NHL shouldn't have settled for less than fully right in Columbus
No one likes half-truths, or halfhearted efforts. Nobody is content to go halfway to his or her destination.
And no one should to be happy to get an officiating call half right, or kind of right, or closer to being right, in a professional sporting event.
Even though the NHL officials tried to partially correct a mistake after a botched video review during the Carolina Hurricanes vs. Columbus Blue Jackets game Sunday, the "fix" ended up making the league look worse.
Here's what happened: With 1:15 left in the second period, Vince Trocheck scored an apparent goal that gave Carolina a 4-3 lead.
But Columbus coach John Tortorella challenged the goal, believing the Blue Jackets were offside on the play. The linesmen denied the challenge and the Blue Jackets were assessed a two-minute delay of game penalty for their unsuccessful attempt at overturning it.
The 'Canes didn't score in the first 1:15 of the man advantage. The controversy started between the periods when it was announced that the Trocheck goal-scoring play was indeed offside. It was Trocheck who was offside before the puck entered the zone.
The two teams were informed that the final 45 seconds of the power play would be rescinded. But inexplicably the goal still stayed on the board.
"During the review, a miscommunication occurred between the Video Replay Booth in Columbus, the Linesmen and the Situation Room and play resumed before all replays could be reviewed to confirm the off-side,” the NHL statement read. “The challenge by Columbus should have resulted in the Carolina goal being disallowed. Subsequently, Columbus was assessed a delay of game penalty. After confirmation in the intermission that the play was off-side, the remaining 0:45 of the delay of game penalty issued was rescinded to begin the third period.”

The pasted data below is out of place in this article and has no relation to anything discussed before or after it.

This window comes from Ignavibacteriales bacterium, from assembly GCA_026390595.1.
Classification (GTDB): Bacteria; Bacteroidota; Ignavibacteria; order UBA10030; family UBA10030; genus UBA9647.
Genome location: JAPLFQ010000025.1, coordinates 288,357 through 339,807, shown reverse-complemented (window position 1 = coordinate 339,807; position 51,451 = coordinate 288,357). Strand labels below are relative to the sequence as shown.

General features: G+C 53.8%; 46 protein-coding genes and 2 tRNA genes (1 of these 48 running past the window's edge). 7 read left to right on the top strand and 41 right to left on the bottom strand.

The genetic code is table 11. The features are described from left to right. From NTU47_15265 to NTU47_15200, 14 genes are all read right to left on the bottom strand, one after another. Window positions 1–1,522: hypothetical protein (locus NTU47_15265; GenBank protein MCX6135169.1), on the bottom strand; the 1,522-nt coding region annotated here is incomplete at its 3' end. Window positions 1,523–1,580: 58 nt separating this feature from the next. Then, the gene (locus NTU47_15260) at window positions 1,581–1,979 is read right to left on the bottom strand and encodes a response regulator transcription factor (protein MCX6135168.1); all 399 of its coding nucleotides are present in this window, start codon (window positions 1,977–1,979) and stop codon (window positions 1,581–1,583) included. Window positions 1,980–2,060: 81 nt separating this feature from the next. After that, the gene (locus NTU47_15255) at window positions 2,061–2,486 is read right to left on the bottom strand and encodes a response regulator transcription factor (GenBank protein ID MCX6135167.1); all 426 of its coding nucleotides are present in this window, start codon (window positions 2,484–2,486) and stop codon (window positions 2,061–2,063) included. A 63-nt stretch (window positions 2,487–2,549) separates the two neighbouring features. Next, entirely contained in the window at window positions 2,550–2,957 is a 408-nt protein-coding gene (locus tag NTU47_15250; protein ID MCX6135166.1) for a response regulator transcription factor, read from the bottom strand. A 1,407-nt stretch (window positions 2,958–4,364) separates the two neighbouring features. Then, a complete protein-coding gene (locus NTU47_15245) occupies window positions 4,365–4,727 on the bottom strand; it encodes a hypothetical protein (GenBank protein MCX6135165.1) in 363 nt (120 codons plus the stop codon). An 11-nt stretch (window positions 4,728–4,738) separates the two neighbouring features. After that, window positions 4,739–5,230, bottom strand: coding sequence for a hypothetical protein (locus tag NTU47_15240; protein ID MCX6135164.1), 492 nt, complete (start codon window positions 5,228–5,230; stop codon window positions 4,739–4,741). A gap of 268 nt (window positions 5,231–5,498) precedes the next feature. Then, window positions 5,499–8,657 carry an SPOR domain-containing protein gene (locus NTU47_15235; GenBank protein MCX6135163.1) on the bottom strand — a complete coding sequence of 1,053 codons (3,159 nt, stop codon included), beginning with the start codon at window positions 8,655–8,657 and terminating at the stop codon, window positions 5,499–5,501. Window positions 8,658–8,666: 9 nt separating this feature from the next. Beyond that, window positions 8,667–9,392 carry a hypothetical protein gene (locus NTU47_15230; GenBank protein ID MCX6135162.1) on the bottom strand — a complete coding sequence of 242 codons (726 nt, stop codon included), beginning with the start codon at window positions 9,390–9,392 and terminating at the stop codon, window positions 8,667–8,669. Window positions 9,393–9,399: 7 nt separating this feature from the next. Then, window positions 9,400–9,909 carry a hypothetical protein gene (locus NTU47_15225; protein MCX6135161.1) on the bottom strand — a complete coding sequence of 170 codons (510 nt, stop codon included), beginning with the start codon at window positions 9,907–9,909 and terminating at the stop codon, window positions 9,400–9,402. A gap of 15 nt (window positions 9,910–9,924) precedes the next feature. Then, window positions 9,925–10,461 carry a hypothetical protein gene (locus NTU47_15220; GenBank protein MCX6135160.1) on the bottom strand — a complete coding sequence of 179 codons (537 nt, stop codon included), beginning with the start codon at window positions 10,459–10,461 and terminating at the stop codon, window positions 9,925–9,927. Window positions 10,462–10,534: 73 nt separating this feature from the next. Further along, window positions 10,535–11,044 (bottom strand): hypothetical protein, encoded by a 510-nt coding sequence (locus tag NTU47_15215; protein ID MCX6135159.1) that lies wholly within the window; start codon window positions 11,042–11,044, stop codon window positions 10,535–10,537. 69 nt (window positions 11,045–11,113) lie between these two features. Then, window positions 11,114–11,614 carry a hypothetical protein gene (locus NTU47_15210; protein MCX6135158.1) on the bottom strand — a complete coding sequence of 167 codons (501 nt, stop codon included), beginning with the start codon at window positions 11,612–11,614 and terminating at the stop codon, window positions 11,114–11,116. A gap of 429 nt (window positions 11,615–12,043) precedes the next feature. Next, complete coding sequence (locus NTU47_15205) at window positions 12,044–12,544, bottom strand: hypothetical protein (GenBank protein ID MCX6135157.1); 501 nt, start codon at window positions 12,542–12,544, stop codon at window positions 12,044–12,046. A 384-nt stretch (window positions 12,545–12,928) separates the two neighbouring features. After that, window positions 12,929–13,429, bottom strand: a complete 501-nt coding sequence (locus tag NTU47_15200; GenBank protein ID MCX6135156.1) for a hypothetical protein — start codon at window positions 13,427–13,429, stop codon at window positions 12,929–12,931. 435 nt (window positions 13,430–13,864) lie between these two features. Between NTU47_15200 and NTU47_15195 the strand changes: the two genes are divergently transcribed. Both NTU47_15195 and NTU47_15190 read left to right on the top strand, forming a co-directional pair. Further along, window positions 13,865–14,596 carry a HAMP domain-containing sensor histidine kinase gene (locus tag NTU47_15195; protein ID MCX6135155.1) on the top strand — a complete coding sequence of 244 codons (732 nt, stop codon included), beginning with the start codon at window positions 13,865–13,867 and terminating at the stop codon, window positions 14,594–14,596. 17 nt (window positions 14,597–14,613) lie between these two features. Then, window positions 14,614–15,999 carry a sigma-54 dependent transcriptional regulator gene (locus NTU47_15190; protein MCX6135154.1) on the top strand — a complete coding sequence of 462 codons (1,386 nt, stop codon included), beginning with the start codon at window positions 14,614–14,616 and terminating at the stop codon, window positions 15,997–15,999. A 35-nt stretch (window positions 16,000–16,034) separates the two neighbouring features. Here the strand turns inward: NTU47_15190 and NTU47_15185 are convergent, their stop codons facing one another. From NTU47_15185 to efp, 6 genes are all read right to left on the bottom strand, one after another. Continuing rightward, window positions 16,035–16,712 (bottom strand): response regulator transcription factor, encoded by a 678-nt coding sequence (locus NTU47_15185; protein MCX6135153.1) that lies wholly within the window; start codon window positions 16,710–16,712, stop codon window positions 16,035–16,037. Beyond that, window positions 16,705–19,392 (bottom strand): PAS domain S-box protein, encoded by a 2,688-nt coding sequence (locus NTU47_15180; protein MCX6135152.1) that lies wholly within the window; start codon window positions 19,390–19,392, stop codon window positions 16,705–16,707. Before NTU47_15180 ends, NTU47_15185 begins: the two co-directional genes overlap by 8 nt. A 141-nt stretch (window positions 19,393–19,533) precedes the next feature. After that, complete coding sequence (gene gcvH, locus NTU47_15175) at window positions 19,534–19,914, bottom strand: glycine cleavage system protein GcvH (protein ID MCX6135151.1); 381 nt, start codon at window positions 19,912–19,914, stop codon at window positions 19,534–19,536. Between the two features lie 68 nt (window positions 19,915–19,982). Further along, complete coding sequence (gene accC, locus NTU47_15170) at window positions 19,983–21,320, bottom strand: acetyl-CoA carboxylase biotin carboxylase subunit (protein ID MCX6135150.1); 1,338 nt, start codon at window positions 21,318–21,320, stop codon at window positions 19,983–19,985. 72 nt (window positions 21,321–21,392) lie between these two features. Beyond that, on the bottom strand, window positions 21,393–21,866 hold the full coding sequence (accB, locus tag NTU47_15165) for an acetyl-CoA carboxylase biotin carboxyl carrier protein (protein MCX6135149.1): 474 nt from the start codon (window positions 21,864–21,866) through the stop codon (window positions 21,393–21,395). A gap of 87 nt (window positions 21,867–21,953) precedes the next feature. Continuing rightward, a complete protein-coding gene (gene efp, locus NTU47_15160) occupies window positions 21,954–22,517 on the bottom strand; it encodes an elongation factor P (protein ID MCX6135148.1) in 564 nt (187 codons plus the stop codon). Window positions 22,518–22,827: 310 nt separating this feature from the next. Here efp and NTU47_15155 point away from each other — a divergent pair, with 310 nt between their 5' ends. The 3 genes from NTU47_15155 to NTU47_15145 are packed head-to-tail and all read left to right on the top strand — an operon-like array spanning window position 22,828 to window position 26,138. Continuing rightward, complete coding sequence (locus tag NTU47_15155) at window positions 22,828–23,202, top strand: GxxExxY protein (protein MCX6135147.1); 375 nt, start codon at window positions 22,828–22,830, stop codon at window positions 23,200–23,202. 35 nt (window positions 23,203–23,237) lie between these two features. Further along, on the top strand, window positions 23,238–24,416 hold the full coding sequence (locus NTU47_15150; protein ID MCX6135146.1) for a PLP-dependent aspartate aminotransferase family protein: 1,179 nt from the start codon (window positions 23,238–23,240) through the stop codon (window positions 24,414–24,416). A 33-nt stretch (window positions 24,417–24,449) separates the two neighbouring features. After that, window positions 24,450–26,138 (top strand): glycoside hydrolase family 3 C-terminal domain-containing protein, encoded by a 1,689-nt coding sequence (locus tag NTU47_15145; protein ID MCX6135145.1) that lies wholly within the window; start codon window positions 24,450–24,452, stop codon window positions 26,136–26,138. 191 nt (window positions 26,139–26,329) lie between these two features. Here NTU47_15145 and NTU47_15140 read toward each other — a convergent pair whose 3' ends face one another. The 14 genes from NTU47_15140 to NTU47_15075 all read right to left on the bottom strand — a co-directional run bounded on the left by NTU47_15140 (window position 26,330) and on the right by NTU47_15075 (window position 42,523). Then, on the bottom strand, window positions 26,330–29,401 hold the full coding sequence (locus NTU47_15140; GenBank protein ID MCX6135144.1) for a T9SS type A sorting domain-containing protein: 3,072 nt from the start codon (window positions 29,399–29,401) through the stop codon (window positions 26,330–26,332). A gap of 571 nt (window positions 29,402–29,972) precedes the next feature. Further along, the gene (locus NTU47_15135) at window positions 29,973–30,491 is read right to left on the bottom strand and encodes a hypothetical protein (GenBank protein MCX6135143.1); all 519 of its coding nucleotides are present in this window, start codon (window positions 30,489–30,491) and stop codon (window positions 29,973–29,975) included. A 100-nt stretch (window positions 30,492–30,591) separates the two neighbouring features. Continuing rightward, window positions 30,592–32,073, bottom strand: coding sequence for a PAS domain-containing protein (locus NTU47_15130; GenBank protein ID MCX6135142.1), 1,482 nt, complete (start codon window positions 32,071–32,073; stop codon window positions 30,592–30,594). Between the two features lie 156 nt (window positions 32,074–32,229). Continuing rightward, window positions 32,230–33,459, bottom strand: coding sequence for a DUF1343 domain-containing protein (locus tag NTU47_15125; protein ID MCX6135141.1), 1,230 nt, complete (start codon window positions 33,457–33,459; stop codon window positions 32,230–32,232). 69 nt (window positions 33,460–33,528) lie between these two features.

It was a mistake. A communication error. Those occur every day in every workplace. You should correct the error and move on.
The NHL had a chance to correct the wrong, accept criticism for getting it wrong in the first place and then gain self-satisfaction for remedying the error.
Instead, NHL official opted for the partial fix that leaves us all wondering why they didn't take away the goal and replay the last 1:15 of the second period. The score would have been 3-3 and both sides would have been even strength.
Acknowledge the error, wipe out the power play time that should not have occurred and move on in the name of getting it right.
It would have been like the situations when we aren't sure whether the puck had entered the net. We play on until we have a stoppage. If it is determined the puck had entered the net, all of the play that occurred, even if another goal was scored, is erased.
Undoubtedly, if the NHL took the Trocheck goal off the board, it would have received criticism for that as well. It's a bad look when you remove a goal that you had confirmed through replay.
But at least you have gotten the play right. The video review confirms that was the right decision. Isn't the objective to get it right?
Instead, we have Columbus forward Patrik Laine calling it a "joke" and Columbus captain Nick Foligno calling it a "bad look."
The NHL is fortunate that John Tortorella held his tongue about the situation. Tortarella might have saved money as well because we know he generally says exactly what he feels.
The worst aspect of leaving the Trocheck goal on the board is that Hurricanes ended up winning by a goal.
You can imagine what will be said and written if the Blue Jackets miss the playoffs by a point. Columbus fans and players aren't going to forget what happened on Super Bowl Sunday in Columbus.